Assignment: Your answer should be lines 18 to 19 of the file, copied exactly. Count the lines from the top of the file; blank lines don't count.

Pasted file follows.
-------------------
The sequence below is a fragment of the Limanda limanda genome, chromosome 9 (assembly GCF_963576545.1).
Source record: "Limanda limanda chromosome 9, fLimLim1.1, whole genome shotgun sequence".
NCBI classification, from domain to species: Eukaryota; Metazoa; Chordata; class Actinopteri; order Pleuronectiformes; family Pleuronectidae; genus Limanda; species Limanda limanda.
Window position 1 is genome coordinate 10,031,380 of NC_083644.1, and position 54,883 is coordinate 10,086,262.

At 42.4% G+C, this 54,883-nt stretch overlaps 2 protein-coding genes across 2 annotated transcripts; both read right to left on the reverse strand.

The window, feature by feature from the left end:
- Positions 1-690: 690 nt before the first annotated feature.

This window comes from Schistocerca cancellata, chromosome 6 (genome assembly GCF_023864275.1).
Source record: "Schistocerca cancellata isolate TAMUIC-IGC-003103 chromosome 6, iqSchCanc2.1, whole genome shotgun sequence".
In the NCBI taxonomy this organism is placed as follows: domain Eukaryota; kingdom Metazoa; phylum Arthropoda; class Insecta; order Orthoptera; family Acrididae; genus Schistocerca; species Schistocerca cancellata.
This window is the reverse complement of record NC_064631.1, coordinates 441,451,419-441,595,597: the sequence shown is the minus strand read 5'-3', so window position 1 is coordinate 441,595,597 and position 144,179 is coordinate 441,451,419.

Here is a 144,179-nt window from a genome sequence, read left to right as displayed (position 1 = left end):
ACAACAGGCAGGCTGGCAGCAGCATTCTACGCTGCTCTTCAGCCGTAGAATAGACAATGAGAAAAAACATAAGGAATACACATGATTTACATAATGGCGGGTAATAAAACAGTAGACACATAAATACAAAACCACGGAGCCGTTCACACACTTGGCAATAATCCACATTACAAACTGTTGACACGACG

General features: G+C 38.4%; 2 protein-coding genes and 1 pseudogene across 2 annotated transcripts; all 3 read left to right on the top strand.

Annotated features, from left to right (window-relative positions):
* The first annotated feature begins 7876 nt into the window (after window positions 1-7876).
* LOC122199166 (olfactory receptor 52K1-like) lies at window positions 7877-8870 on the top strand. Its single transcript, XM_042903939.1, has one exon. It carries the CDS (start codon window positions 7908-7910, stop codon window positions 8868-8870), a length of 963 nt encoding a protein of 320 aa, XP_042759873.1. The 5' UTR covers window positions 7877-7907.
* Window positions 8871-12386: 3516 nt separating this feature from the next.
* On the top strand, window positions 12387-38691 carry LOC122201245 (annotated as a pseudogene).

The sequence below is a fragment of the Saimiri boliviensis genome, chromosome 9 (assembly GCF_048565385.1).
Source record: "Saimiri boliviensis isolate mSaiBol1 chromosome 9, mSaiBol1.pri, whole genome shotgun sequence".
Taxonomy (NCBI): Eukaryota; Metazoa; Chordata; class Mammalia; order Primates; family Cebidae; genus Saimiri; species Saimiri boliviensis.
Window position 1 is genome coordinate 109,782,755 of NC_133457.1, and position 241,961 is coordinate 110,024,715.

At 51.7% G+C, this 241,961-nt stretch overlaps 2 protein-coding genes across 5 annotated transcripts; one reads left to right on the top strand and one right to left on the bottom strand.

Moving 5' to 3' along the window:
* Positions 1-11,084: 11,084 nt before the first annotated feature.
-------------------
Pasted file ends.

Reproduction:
* Window positions 8871-12386: 3516 nt separating this feature from the next.
* On the top strand, window positions 12387-38691 carry LOC122201245 (annotated as a pseudogene).